Geological Community

Why do people become interested in geology?

What inspired your interest in rocks, minerals, or fossils?

The Parrsboro Rock Shop Project seeks to develop an exhibit that pays tribute to Eldon George and the Parrsboro Rock and Mineral Shop. The website shares information about the project, and provides some insights as the project develops. This article is about how Eldon George, the Parrsboro Rock Shop and the Nova Scotia Gem and MIneral Show have inspired a generation of geologists in Atlantic Canada.

Birth of Geotourism

In tracing the history of Eldon George’s life, it becomes clear that he lived during a very special time. Post World War II was a time of healing and recovery. When Eldon was born in Parrsboro in 1931, the coal mines of Springhill provided coal shipments by rail, and ships loaded the coal to carry it to Saint John and down the coast to the United States. The end of shipping from Parrsboro Harbour occurred following the Springhill mines disasters in 1956 and 1958, and the end of the local coal production.

By good fortune, in the middle of this Springhill mine disasters, the National Geographic published the “Great Tides of Fundy” article in August 1957. This article included Eldon several photos of Eldon George and his brother Willie, and Parrsboro was literally on the map.

Map of Nova Scotia in National Geographic, includes Parrsboro.
Page from the Giant Tides of Fundy – National Geographic article of 1957. Parrsboro is literally, on the map.

The National Geographic article in 1957 could be seen as the start of a new geotourism identity for the Parrsboro Shore. As the coal mines closed, a new awareness was developing.  The Parrsboro Shore of the Bay of Fundy was a geological wonderland.

A Geological Community

There were other important events occurring at this time. In 1956, Dr. Donald Baird met Eldon George for the first time. A profound friendship would develop between this university academic researcher and Eldon as a self-educated private collector. Eldon is an excellent judge of character, and Don made Eldon feel at ease, and respected him for his knowledge of local geology. Don and Eldon also shared a powerful skill of observation in the field. This friendship between Eldon and Donald Baird would remain an important factor throughout Eldon’s life.

In 1957, Eldon played a role as a founding member of the Nova Scotia Mineral and Gem Society. Through articles in Rocks & Minerals Magazine and other similar journals, it is possible to trace the key members of the community of people at this time who were interested in collecting minerals and developing jewelry.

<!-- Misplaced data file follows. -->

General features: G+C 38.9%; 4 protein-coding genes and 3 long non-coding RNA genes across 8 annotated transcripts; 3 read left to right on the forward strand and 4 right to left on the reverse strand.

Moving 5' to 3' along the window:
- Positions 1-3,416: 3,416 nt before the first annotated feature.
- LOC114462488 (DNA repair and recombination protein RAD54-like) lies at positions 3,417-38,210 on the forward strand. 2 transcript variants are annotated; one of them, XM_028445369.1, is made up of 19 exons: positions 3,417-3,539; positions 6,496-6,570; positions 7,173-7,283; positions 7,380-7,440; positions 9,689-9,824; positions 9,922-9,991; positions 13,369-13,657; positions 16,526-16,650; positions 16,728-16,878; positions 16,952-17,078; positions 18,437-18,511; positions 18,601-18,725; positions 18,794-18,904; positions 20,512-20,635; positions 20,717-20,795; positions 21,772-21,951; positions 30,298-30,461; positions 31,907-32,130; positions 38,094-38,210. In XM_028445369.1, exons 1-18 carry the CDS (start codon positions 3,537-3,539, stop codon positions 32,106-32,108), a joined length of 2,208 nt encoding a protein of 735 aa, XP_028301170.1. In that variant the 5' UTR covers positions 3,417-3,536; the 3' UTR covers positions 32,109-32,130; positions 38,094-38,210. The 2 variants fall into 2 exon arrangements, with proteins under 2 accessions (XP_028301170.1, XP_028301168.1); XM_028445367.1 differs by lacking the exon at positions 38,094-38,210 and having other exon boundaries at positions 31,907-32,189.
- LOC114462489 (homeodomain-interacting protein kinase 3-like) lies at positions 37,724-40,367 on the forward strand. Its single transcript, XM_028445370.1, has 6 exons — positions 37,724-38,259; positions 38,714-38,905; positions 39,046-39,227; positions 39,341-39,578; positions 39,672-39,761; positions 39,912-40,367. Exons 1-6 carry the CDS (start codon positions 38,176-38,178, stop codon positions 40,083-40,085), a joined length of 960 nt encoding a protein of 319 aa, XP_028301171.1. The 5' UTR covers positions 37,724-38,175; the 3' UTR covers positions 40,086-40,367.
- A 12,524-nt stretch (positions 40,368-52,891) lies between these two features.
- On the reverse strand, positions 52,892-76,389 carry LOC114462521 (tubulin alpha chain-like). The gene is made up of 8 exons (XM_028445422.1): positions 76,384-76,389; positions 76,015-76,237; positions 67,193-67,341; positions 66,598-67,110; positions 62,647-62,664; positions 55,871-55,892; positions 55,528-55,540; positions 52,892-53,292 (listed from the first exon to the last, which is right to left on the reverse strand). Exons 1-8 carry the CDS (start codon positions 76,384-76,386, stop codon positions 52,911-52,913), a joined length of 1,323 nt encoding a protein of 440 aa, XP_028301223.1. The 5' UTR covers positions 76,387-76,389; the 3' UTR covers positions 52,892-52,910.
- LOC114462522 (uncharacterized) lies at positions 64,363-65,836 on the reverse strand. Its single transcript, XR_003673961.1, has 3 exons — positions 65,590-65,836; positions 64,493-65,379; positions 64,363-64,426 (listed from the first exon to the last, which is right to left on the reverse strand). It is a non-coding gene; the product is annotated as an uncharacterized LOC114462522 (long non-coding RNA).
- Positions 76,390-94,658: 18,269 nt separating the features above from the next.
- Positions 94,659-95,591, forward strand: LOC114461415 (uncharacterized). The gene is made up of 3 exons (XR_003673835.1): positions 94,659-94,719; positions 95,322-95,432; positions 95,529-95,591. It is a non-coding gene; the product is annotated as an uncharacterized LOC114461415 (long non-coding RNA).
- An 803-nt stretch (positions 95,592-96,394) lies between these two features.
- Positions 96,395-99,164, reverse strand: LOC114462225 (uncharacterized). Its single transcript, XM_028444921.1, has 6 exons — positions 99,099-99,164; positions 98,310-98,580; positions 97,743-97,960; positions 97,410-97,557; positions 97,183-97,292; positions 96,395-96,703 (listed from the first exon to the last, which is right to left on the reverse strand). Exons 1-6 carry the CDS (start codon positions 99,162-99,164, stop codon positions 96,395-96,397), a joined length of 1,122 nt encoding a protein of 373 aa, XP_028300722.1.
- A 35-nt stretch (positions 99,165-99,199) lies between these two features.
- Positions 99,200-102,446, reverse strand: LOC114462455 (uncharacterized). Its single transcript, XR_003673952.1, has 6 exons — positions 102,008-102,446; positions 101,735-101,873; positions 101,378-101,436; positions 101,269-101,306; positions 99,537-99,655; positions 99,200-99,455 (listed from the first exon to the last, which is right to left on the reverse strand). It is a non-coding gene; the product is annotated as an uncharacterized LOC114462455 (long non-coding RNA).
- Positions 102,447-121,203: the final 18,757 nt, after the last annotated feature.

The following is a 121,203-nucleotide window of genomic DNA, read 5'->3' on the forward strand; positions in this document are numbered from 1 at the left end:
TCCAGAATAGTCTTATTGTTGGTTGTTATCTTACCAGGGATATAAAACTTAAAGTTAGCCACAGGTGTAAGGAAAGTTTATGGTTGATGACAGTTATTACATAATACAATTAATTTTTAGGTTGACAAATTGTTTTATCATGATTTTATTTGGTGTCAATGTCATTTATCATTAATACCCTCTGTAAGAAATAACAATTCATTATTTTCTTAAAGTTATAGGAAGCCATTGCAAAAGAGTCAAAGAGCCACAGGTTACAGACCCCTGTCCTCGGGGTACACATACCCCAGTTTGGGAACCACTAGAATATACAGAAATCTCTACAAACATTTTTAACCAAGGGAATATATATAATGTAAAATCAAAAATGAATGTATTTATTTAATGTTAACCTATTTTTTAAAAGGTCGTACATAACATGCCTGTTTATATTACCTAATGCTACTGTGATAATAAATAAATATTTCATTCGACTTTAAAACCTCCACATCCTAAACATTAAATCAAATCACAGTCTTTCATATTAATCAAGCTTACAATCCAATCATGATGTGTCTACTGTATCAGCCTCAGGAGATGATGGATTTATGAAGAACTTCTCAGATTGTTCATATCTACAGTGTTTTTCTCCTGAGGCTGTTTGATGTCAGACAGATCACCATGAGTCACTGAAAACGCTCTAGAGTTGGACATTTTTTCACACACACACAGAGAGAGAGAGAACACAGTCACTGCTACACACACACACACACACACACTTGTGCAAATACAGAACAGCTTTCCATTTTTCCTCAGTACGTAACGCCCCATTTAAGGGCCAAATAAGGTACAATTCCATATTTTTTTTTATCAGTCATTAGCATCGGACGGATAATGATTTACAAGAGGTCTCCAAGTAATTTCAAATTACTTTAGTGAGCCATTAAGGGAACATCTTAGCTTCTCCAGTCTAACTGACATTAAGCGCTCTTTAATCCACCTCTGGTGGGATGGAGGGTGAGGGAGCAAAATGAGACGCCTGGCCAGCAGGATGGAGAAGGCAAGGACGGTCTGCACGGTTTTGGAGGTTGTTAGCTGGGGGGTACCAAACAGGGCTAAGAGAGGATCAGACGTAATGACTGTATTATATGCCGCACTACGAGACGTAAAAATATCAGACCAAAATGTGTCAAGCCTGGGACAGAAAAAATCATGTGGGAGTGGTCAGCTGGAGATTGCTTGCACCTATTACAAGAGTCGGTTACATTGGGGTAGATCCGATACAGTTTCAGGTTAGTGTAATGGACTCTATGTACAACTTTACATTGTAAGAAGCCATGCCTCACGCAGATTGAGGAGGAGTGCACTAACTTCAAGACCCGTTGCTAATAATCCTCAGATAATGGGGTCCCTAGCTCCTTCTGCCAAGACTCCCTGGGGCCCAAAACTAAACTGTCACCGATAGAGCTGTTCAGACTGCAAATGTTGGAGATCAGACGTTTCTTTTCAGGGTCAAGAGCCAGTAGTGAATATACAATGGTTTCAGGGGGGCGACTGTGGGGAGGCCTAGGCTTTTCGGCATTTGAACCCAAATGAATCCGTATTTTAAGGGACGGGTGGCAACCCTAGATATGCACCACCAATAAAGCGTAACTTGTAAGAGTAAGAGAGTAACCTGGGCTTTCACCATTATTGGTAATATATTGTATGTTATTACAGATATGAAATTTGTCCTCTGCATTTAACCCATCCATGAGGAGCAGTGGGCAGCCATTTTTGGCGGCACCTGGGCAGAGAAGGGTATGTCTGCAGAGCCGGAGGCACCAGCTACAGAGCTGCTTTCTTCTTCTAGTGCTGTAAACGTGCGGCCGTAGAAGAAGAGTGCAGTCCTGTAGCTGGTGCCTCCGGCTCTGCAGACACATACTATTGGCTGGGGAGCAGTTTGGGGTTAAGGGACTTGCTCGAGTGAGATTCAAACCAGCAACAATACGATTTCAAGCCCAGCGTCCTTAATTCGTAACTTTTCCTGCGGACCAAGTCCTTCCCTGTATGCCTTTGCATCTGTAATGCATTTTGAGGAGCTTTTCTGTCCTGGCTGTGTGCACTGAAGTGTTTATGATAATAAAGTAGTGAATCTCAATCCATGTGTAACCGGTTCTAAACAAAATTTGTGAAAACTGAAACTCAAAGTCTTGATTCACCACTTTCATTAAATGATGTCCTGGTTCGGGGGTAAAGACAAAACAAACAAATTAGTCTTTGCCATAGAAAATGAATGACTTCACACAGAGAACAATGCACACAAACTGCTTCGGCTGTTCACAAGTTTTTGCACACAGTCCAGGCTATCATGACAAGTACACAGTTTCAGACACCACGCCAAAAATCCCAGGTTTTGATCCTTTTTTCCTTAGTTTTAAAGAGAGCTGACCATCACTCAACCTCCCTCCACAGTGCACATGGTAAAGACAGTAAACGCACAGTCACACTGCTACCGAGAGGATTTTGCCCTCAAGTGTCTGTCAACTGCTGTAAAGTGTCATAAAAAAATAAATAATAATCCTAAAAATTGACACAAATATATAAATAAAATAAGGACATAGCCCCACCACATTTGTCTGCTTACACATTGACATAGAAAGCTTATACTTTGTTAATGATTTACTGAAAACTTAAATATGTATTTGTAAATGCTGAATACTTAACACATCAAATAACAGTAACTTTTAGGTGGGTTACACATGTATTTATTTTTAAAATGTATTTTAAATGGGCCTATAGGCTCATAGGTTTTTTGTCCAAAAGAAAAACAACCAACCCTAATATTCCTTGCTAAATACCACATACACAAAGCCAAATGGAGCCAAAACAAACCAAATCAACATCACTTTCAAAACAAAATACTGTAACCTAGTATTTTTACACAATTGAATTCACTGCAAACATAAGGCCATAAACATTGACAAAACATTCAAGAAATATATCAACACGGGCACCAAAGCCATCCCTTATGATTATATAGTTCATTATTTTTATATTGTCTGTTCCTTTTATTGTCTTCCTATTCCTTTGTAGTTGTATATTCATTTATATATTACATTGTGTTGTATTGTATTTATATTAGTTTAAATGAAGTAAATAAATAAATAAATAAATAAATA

The Nova Scotia Museum was also important, as  Eldon’s boyhood dream was to work at a Museum. Eldon recognized the value of Museums for research and public education. Museums were also important in shaping Eldon’s attitudes about the importance of fossils for science, the need for careful and accurate documentation, and a value of Museums for education. Eldon attained his dream and worked at the Nova Scotia Museum for a short time from 1965-1966.

Another important factor for the support of the geological community in Nova Scotia has been the establishment of a “community of practice” related to Nova Scotia’s geology community and interested public. Eldon George, along with Kerwin Davison and Marilyn Smith, organized the first Parrsboro Rockhound Roundup in 1966. This first meeting attracted numerous collectors, and was an rapid success. A short time after the National Geographic article, this show helped attract an audience and community together once a year.

The Rockhound Roundup continued to grow and included participation from across the local geological community. Many private collectors attended these first Rockhound Roundups, which were held on the third weekend of August. The event  also attracted many individuals from of the general public, people curious to learn about and buy rocks, minerals and fossils. There were also professional geologists attending the event, geologists from the Nova Scotia Department of Natural Resources,  the Atlantic Geoscience Society, and the Canadian Geological Survey in Halifax. The many local university geology departments also had professors and students visiting the shows. In this way, the Gem and Mineral Show established a network for the regional geological community.

Inspiring a New Generation

In looking at the larger context of Eldon’s accomplishments, the development of the Rockhound Roundup may be one of the most important activities that fostered the geological community in Nova Scotia. The event continues today and is now known as the Nova Scotia Gem and Mineral Show.

There were thousands of people who visited the Parrsboro Rock and Mineral Shop, and after speaking to Eldon, many became interested in rocks and geology. There are stories and Memories that have been shared on this website. However, there are many thousands  who attended the Rockhound RoundupNova Scotia Gem and Mineral Show and became inspired to learn more.

The Gem and Mineral Show inspired people to become curious about geology.  Visitors spoke to private collectors, and friendly university professors. They saw beautiful minerals and learned also about their special features.  A rich community developed around the Nova Scotia Gem and Mineral Show. This community that comes together once a year has inspired generations of youth to learn more about geology. Many of these curious youth are now working geologists. Perhaps you are one?

Did you become inspired to learn more about geology at the Gem and Mineral Show?

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